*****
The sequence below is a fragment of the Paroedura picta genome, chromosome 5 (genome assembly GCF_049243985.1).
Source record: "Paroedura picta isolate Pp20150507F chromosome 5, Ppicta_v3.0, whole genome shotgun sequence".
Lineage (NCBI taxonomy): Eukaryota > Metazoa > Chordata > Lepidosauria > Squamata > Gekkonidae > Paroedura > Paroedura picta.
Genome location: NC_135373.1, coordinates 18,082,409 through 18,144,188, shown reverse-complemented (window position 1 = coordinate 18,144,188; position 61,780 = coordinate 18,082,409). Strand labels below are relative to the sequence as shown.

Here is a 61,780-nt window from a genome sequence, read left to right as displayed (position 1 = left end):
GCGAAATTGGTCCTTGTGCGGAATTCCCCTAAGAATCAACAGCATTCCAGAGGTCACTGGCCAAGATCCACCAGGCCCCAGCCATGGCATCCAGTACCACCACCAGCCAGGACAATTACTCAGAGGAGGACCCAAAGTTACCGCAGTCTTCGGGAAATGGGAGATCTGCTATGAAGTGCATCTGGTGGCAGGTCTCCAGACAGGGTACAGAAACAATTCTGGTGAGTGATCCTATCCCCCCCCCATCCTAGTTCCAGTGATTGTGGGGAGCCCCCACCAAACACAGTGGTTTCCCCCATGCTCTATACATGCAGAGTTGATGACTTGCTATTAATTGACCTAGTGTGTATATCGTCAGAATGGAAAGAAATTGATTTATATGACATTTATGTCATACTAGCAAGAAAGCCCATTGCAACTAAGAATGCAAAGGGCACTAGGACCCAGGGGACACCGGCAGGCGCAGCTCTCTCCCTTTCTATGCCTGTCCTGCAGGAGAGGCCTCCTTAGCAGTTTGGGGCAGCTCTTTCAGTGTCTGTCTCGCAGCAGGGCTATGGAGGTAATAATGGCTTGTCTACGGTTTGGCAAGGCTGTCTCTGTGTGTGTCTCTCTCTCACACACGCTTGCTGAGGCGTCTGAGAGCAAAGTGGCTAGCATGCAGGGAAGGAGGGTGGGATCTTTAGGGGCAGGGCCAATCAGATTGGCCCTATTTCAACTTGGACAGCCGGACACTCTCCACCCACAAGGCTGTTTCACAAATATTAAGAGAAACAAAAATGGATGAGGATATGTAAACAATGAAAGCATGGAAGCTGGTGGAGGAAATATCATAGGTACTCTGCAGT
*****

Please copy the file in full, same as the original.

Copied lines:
The sequence below is a fragment of the Paroedura picta genome, chromosome 5 (genome assembly GCF_049243985.1).
Source record: "Paroedura picta isolate Pp20150507F chromosome 5, Ppicta_v3.0, whole genome shotgun sequence".
Lineage (NCBI taxonomy): Eukaryota > Metazoa > Chordata > Lepidosauria > Squamata > Gekkonidae > Paroedura > Paroedura picta.
Genome location: NC_135373.1, coordinates 18,082,409 through 18,144,188, shown reverse-complemented (window position 1 = coordinate 18,144,188; position 61,780 = coordinate 18,082,409). Strand labels below are relative to the sequence as shown.

Here is a 61,780-nt window from a genome sequence, read left to right as displayed (position 1 = left end):
GCGAAATTGGTCCTTGTGCGGAATTCCCCTAAGAATCAACAGCATTCCAGAGGTCACTGGCCAAGATCCACCAGGCCCCAGCCATGGCATCCAGTACCACCACCAGCCAGGACAATTACTCAGAGGAGGACCCAAAGTTACCGCAGTCTTCGGGAAATGGGAGATCTGCTATGAAGTGCATCTGGTGGCAGGTCTCCAGACAGGGTACAGAAACAATTCTGGTGAGTGATCCTATCCCCCCCCCATCCTAGTTCCAGTGATTGTGGGGAGCCCCCACCAAACACAGTGGTTTCCCCCATGCTCTATACATGCAGAGTTGATGACTTGCTATTAATTGACCTAGTGTGTATATCGTCAGAATGGAAAGAAATTGATTTATATGACATTTATGTCATACTAGCAAGAAAGCCCATTGCAACTAAGAATGCAAAGGGCACTAGGACCCAGGGGACACCGGCAGGCGCAGCTCTCTCCCTTTCTATGCCTGTCCTGCAGGAGAGGCCTCCTTAGCAGTTTGGGGCAGCTCTTTCAGTGTCTGTCTCGCAGCAGGGCTATGGAGGTAATAATGGCTTGTCTACGGTTTGGCAAGGCTGTCTCTGTGTGTGTCTCTCTCTCACACACGCTTGCTGAGGCGTCTGAGAGCAAAGTGGCTAGCATGCAGGGAAGGAGGGTGGGATCTTTAGGGGCAGGGCCAATCAGATTGGCCCTATTTCAACTTGGACAGCCGGACACTCTCCACCCACAAGGCTGTTTCACAAATATTAAGAGAAACAAAAATGGATGAGGATATGTAAACAATGAAAGCATGGAAGCTGGTGGAGGAAATATCATAGGTACTCTGCAGT